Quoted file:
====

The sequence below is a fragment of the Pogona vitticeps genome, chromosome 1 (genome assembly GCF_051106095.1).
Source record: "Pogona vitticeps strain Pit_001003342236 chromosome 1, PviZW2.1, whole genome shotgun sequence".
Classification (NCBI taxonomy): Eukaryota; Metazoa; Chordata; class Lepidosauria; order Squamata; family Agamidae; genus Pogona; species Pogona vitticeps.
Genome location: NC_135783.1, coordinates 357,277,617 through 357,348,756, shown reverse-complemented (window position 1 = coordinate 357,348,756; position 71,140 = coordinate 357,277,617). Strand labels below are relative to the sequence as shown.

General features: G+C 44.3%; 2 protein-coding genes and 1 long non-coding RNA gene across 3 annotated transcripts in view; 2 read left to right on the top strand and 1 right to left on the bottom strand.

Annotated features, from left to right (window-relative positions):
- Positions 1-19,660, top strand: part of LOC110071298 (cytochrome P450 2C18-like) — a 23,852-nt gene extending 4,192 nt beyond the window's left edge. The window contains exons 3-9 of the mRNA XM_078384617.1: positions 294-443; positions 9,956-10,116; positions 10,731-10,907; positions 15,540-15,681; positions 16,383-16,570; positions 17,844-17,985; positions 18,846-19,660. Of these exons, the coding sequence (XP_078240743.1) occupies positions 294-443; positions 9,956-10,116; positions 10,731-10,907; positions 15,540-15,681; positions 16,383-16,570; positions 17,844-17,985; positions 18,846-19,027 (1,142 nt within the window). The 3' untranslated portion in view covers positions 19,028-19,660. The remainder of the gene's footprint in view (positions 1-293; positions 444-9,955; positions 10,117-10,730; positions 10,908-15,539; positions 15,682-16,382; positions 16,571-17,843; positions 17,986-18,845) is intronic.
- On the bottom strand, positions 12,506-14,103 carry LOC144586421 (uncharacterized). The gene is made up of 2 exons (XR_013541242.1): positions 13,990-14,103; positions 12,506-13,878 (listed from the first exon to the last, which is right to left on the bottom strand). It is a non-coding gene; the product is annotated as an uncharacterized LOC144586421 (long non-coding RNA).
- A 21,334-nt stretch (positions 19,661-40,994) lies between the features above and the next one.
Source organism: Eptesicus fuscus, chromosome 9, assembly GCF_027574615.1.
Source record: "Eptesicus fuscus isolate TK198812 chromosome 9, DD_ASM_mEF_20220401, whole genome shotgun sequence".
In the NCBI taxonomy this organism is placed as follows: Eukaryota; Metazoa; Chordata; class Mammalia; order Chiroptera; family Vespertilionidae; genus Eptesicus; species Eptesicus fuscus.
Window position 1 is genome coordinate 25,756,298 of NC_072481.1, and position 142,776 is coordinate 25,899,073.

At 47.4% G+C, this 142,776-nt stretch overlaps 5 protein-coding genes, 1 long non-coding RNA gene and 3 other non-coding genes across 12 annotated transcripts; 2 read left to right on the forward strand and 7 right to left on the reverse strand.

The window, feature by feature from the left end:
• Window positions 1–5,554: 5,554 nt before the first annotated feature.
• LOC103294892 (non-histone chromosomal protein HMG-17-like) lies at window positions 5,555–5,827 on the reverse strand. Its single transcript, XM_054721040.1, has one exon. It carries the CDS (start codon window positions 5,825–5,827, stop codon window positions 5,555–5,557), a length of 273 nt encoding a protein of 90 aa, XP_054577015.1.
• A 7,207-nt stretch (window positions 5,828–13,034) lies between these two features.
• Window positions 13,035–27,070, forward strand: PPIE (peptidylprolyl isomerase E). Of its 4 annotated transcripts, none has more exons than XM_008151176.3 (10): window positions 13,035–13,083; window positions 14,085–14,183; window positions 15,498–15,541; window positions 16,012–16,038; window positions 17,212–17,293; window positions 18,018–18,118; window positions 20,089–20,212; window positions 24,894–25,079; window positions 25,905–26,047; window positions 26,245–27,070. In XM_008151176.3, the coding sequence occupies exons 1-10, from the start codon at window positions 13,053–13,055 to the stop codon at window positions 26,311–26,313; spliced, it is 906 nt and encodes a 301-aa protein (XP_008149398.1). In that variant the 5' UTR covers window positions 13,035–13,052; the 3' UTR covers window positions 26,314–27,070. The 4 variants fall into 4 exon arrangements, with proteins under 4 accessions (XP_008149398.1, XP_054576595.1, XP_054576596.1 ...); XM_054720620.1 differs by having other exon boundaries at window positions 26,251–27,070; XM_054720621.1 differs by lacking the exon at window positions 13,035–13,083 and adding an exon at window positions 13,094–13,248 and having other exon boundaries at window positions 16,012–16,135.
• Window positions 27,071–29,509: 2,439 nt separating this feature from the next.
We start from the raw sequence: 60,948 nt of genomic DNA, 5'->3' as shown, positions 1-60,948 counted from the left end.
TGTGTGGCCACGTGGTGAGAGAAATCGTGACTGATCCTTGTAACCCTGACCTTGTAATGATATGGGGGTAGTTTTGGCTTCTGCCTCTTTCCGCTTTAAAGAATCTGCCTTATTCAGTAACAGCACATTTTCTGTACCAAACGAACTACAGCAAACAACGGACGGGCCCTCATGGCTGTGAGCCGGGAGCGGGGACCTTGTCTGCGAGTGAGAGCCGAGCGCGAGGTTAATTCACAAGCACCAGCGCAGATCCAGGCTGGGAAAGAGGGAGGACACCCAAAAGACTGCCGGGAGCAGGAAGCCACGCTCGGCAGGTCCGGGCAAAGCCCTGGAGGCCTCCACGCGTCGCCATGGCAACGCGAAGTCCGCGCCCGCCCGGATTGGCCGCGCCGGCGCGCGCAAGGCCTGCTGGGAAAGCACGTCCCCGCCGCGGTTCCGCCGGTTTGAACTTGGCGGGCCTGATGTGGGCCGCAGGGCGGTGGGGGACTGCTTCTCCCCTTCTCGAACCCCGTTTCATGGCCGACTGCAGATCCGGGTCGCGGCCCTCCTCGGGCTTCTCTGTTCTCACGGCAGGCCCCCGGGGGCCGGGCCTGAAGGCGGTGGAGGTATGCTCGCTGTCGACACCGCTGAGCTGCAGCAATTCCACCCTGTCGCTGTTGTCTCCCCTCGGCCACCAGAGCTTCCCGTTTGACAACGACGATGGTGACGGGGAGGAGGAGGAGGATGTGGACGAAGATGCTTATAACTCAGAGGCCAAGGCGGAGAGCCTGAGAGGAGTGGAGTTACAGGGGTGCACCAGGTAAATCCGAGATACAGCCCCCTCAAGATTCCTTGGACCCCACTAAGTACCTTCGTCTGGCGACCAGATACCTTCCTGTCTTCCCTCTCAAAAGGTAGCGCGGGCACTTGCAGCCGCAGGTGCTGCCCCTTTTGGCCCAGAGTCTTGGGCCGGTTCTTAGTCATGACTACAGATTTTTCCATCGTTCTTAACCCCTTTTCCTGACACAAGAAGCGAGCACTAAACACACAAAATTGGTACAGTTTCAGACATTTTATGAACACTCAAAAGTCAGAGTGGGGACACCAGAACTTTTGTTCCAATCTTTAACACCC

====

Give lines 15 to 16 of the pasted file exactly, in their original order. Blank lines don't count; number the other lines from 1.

The window, feature by feature from the left end:
• Window positions 1–5,554: 5,554 nt before the first annotated feature.